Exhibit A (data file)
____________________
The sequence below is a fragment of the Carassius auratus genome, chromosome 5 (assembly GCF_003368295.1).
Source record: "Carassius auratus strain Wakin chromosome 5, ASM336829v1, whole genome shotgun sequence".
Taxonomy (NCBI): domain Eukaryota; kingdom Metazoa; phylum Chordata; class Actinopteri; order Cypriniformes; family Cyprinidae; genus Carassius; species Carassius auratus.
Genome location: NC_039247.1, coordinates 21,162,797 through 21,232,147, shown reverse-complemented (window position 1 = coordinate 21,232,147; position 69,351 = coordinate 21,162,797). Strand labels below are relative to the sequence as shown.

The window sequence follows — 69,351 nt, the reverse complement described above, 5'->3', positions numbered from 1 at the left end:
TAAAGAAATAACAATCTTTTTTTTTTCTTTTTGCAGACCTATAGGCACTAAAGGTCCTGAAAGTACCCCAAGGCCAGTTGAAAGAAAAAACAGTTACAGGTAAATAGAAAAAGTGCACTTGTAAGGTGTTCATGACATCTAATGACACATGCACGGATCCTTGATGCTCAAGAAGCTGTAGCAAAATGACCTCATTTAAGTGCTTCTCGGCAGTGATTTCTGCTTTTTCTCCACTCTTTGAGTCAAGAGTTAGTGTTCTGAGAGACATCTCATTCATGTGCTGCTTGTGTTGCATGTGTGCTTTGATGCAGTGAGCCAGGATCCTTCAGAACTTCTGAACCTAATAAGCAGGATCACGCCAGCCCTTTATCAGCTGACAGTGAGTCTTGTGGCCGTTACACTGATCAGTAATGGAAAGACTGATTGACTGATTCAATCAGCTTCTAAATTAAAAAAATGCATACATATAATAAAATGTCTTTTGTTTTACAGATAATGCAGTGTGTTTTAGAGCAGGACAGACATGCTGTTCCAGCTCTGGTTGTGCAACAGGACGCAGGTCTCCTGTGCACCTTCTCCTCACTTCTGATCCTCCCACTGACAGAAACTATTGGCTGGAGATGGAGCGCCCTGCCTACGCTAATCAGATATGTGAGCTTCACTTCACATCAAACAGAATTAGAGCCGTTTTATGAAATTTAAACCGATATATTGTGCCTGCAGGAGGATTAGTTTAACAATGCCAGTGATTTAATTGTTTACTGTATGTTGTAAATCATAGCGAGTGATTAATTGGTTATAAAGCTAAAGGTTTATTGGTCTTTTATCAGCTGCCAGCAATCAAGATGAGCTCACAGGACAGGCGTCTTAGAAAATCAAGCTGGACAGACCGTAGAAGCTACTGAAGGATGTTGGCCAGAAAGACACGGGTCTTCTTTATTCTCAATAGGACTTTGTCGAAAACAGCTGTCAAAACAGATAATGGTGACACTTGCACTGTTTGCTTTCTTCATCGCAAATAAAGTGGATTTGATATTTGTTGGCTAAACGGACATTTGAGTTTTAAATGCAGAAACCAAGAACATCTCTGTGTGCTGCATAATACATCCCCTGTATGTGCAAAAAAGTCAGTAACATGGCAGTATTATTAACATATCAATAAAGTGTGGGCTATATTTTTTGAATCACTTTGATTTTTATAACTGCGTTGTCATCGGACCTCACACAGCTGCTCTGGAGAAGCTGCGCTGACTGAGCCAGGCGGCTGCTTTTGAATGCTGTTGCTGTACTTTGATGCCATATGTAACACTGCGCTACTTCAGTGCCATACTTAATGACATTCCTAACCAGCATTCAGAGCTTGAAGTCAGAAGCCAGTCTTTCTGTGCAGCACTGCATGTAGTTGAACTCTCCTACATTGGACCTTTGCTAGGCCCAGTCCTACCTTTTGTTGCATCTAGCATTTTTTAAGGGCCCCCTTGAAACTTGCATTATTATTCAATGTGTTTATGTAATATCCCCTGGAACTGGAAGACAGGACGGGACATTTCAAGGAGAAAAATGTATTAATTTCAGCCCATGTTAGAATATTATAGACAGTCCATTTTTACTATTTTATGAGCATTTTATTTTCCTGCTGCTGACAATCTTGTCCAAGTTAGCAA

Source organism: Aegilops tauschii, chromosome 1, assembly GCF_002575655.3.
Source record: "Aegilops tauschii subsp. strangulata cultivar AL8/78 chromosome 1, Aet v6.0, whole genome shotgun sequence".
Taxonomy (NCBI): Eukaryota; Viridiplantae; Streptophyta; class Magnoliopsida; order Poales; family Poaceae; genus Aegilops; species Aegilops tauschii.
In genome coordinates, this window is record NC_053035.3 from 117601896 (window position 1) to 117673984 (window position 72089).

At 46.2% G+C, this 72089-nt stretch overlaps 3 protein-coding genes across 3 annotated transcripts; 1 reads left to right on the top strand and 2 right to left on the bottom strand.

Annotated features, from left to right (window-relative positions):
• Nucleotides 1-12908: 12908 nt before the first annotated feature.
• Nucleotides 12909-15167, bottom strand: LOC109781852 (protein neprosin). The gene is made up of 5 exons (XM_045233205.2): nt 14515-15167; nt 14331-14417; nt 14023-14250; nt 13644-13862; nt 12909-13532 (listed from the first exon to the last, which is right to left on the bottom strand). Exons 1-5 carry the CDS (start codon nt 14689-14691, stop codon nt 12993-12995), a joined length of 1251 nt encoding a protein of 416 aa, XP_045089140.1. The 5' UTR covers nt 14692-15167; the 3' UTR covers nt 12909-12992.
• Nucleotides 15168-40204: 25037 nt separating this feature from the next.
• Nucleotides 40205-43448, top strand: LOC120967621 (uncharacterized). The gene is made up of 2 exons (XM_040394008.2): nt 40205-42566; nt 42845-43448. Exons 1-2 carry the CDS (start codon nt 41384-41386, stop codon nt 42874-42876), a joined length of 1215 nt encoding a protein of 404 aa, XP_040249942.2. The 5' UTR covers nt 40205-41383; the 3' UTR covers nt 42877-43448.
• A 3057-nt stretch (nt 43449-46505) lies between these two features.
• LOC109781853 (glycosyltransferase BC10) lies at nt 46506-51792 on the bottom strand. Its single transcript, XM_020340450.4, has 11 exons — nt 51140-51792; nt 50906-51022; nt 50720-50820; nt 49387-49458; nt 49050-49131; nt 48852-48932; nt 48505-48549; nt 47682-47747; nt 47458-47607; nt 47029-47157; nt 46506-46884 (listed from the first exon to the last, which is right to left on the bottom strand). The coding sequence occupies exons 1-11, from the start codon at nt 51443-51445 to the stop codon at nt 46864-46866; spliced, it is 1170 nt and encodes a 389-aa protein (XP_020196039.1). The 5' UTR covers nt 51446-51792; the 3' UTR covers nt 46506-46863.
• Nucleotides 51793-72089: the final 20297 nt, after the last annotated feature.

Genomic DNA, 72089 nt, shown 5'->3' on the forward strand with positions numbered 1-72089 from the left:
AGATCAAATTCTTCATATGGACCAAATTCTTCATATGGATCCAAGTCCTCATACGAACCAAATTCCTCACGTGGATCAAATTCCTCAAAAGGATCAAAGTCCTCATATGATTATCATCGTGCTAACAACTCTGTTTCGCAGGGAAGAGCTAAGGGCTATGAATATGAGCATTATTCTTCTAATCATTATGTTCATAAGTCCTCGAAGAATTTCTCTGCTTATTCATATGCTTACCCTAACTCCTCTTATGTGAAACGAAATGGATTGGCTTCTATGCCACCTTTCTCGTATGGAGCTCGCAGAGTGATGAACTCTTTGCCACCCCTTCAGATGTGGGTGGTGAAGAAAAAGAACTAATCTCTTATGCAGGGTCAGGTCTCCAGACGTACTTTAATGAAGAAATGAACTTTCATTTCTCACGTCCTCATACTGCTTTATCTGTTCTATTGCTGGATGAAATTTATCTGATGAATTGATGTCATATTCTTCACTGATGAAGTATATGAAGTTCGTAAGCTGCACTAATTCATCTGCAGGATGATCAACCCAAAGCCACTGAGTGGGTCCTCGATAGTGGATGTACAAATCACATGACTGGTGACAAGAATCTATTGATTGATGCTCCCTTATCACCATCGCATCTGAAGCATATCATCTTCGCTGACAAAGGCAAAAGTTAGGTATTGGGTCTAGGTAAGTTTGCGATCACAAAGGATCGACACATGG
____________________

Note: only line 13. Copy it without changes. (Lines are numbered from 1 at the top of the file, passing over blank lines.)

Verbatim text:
• Nucleotides 1-12908: 12908 nt before the first annotated feature.